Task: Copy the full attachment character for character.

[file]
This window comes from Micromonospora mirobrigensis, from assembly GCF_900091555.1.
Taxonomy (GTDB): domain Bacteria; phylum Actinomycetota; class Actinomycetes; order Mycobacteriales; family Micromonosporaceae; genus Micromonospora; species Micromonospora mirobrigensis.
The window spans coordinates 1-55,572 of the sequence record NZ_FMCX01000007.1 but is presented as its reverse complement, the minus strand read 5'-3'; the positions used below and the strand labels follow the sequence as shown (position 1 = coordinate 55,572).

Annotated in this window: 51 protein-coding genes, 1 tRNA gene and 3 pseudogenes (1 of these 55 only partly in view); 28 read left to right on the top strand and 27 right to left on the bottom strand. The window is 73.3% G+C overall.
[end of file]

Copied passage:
This window comes from Micromonospora mirobrigensis, from assembly GCF_900091555.1.
Taxonomy (GTDB): domain Bacteria; phylum Actinomycetota; class Actinomycetes; order Mycobacteriales; family Micromonosporaceae; genus Micromonospora; species Micromonospora mirobrigensis.
The window spans coordinates 1-55,572 of the sequence record NZ_FMCX01000007.1 but is presented as its reverse complement, the minus strand read 5'-3'; the positions used below and the strand labels follow the sequence as shown (position 1 = coordinate 55,572).

Annotated in this window: 51 protein-coding genes, 1 tRNA gene and 3 pseudogenes (1 of these 55 only partly in view); 28 read left to right on the top strand and 27 right to left on the bottom strand. The window is 73.3% G+C overall.